In many ways, your hair style, choice of eye wear, your jewellery and even the colour of your lipstick, forms part of your visual identity. However, like most people, you probably have more than one look. Depending on the occasion and company, you might make entirely different choices. With this in mind, how should you approach these options ahead of your headshot session?
Now, if you’re folically-challenged like me, then hairstyling is blessedly not an issue you have to wrestle with. If, however, you still got a full head, you might like to consider the following guidelines!
It is important that you are groomed rather than look like you’ve been dragged through a hedge backwards when you arrive for your headshot session (unless that’s the look you’re going for-no judgement). By all means bring a brush, hairdryer, tongs, product and anything else you may need to look your best. We can build some time for all of that at the start of the session.
The day before the shoot is not the time to go in for a radical new cut or colour treatment. You should come along with a style you are already comfortable and confident with.
It might also be worth us trying some shots with your hair up as well as down, if length allows. If you’re building a portfolio, this can work really well to reflect your range.
Some clients like to come along with stubble or a beard and then shave it off halfway through to get some shots with a clean-cut look too. If you signed up for a ‘Portfolio package’, rather than a ‘Standard session’, this is certainly possible but do make sure you bring along a razor and any products you need and bear in mind that this will take out some of the time you will have in front of the camera. I strongly recommend you use an electric razor too - while I can, of course, retouch away any nicks and cuts, you don’t really want the hassle, do you?!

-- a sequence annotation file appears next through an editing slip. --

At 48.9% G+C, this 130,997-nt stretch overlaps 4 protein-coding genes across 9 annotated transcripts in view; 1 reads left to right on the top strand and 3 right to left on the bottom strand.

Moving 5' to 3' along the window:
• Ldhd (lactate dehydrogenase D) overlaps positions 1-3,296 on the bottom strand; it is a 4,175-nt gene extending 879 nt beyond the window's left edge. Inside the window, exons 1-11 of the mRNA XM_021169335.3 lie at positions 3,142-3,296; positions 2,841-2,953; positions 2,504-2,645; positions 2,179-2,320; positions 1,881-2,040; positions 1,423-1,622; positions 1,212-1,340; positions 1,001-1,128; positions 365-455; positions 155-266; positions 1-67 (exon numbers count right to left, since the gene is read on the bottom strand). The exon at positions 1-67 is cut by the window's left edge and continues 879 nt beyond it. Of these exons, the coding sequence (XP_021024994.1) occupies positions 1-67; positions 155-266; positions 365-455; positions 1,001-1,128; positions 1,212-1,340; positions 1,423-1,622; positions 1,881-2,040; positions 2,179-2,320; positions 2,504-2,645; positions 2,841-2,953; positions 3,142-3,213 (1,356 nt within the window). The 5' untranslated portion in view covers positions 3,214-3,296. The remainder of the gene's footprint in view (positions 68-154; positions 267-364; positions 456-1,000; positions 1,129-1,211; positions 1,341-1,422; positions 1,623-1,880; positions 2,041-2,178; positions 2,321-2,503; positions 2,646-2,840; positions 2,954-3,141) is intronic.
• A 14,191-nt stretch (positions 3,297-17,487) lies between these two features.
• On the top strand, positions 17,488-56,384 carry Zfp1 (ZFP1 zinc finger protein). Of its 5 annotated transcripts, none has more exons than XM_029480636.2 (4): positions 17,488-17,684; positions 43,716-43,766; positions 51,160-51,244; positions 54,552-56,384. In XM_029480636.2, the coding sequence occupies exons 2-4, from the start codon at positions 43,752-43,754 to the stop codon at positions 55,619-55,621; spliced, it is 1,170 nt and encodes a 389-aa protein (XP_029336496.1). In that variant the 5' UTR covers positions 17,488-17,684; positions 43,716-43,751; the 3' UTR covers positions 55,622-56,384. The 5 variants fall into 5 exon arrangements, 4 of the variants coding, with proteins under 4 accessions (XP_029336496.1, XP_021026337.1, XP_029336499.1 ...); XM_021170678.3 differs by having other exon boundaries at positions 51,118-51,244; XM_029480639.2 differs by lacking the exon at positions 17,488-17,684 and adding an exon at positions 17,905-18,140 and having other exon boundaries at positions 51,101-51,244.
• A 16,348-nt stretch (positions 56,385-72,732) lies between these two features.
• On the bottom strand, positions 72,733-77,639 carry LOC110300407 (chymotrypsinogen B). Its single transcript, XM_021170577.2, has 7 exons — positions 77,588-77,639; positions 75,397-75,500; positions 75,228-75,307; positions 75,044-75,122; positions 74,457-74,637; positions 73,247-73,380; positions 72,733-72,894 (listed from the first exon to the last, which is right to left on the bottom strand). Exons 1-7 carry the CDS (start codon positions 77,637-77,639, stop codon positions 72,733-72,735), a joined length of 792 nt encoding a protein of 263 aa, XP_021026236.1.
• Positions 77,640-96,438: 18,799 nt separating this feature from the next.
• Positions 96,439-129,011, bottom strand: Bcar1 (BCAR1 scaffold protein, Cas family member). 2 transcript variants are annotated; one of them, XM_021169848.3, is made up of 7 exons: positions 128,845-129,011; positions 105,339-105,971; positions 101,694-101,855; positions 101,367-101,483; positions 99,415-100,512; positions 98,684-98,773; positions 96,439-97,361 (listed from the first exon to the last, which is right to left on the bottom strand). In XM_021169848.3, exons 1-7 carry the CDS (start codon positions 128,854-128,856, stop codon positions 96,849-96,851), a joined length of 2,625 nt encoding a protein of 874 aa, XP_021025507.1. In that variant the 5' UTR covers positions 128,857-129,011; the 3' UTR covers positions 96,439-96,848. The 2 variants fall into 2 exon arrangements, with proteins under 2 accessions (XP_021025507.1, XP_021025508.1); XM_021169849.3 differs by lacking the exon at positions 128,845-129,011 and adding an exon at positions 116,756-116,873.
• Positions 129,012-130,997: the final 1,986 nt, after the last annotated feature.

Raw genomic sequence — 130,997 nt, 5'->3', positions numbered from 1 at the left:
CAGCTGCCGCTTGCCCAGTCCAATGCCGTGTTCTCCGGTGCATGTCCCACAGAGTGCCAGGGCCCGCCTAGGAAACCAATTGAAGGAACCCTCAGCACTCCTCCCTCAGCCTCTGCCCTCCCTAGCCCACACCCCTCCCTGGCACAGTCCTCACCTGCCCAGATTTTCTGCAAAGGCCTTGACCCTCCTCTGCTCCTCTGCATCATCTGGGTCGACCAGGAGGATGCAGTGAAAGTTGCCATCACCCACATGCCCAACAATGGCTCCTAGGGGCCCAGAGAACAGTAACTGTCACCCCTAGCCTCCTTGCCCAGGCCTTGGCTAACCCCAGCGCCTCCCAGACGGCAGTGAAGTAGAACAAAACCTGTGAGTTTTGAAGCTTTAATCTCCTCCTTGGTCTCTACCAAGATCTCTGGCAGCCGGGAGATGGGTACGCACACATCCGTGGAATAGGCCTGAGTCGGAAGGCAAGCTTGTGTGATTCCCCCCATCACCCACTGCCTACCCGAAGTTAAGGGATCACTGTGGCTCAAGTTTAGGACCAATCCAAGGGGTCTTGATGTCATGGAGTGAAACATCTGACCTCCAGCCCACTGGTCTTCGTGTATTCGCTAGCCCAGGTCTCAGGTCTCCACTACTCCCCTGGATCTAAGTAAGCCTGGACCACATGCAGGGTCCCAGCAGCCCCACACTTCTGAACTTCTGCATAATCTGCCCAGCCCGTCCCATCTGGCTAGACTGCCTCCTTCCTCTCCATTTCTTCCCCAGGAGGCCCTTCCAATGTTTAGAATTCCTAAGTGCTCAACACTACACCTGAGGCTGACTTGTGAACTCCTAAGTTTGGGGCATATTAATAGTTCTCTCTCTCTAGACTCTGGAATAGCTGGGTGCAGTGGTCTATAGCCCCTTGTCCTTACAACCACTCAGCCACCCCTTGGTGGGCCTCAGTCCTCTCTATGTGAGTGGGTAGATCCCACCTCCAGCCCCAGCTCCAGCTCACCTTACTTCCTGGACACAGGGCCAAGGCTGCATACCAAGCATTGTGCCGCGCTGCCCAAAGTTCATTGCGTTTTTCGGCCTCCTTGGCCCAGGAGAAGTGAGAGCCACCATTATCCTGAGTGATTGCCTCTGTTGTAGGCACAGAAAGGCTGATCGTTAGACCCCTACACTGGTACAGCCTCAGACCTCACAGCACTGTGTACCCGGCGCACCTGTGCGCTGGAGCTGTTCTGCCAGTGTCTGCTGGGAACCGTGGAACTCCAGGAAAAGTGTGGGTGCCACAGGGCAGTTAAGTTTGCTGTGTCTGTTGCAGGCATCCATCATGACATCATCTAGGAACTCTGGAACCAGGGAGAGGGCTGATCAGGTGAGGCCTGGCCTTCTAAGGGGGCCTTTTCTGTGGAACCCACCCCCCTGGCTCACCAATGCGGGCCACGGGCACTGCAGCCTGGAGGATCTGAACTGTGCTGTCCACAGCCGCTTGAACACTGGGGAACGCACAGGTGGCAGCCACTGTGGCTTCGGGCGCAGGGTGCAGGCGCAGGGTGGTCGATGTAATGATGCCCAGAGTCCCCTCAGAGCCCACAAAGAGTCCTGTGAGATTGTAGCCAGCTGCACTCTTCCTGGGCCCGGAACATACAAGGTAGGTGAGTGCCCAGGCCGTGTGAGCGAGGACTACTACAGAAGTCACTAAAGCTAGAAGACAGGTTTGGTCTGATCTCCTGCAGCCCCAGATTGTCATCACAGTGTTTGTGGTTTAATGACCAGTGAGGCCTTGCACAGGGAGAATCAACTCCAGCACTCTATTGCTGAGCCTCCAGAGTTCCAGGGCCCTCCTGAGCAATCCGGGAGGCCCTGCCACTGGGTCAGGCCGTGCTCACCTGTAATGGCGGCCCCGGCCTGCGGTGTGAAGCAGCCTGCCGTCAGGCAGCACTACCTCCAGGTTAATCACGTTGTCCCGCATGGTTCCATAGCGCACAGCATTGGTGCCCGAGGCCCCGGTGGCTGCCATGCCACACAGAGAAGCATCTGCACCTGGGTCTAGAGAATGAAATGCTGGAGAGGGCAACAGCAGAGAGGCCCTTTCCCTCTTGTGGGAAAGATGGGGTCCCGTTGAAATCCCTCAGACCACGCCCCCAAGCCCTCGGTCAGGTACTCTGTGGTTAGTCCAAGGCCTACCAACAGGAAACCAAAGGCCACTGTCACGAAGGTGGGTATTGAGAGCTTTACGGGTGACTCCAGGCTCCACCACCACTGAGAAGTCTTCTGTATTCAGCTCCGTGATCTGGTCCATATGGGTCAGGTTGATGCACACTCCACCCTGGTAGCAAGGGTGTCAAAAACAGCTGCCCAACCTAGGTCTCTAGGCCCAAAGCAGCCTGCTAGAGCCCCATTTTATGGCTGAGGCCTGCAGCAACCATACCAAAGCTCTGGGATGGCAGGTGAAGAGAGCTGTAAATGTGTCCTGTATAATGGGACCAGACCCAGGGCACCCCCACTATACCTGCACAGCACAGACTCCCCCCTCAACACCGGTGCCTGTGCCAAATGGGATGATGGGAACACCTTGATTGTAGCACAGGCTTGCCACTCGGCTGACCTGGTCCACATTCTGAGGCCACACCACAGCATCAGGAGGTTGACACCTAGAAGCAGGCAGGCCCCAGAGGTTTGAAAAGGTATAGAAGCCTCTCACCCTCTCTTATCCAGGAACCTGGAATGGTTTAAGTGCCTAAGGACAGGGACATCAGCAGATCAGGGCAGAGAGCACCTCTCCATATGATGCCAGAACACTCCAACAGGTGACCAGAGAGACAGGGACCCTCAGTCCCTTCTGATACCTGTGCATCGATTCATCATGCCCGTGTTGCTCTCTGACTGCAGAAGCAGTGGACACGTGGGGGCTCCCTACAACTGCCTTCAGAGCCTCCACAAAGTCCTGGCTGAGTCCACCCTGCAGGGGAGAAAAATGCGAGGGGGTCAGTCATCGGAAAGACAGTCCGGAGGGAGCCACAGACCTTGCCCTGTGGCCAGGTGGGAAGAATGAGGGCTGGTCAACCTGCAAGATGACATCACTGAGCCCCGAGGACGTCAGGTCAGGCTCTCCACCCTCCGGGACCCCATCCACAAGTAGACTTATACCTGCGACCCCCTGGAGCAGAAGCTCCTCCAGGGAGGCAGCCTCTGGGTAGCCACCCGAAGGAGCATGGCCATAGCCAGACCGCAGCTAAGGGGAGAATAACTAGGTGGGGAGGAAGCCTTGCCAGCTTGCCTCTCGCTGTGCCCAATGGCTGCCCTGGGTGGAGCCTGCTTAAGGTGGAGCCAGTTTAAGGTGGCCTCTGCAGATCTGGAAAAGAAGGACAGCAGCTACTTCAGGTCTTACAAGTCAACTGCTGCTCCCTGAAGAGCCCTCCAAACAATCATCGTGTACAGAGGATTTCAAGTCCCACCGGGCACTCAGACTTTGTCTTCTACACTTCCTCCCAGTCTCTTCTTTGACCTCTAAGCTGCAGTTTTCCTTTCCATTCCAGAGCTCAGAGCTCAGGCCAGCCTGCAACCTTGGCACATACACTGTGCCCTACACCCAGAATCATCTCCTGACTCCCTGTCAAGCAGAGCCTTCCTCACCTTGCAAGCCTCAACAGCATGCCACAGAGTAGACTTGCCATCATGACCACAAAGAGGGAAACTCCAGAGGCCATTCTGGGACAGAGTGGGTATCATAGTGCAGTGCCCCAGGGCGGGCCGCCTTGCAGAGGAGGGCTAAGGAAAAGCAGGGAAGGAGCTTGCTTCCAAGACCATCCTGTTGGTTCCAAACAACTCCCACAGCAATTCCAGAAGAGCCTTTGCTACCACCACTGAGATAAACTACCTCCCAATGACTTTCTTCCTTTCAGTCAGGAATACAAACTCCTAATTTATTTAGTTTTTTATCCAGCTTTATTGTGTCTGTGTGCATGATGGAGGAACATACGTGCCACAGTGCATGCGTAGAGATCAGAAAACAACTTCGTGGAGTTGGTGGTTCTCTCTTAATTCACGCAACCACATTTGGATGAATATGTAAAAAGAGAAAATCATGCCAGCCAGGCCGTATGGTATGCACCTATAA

Glasses & Contact Lenses
A good headshot is all about eye contact - we want to do everything we can to make your eyes pop. The best thing you can do to help here is to come along having had a good night’s sleep and be hydrated. Again, we can reduce dark circles in post, but we want to make sure the camera catches you at your best to begin with.
If you wear contacts, then come along wearing them. If you normally wear glasses, that is fine too. Many glasses these days have an anti-glare surface which can help, but sometimes reflections can be an issue under certain lighting conditions. There are some tricks we can use to manage this challenge but, if you’re comfortable to do so, will take some shots with and without your glasses too.
As a general rule, less is more when it comes to headshots. By all means bring along a favourite set of earrings or pendant but I like to start at least, with a completely blank canvas. Again, you are the star of the show here and not your accessories. If you have piercings or other permanent fixtures and fittings, just come as you are.
The same is true of make up - unless you have a particular make-up regime which is inseparable from your visual identity, then come along at the start of the session with the minimum amount of make-up you’re comfortable to wear. It’s really tempting to go heavy on the foundation and blusher to cover over blemishes and imperfections but, ironically, this can just make the work in post-production harder. I can easily remove any non-permanent imperfections as part of the retouching service. That having been said, if you have oily or shiny skin, a little matte foundation can help to reduce hotspots under studio lights but go lighter than you think you might need.
The most successful shoots tend to be with clients who have little or no make up on to begin with. You can always then add a little more, once we’ve established a baseline so bring along anything that you think might complement your wardrobe and colouring.
Why not now check out our post on ‘Wardrobe and Styling choices’.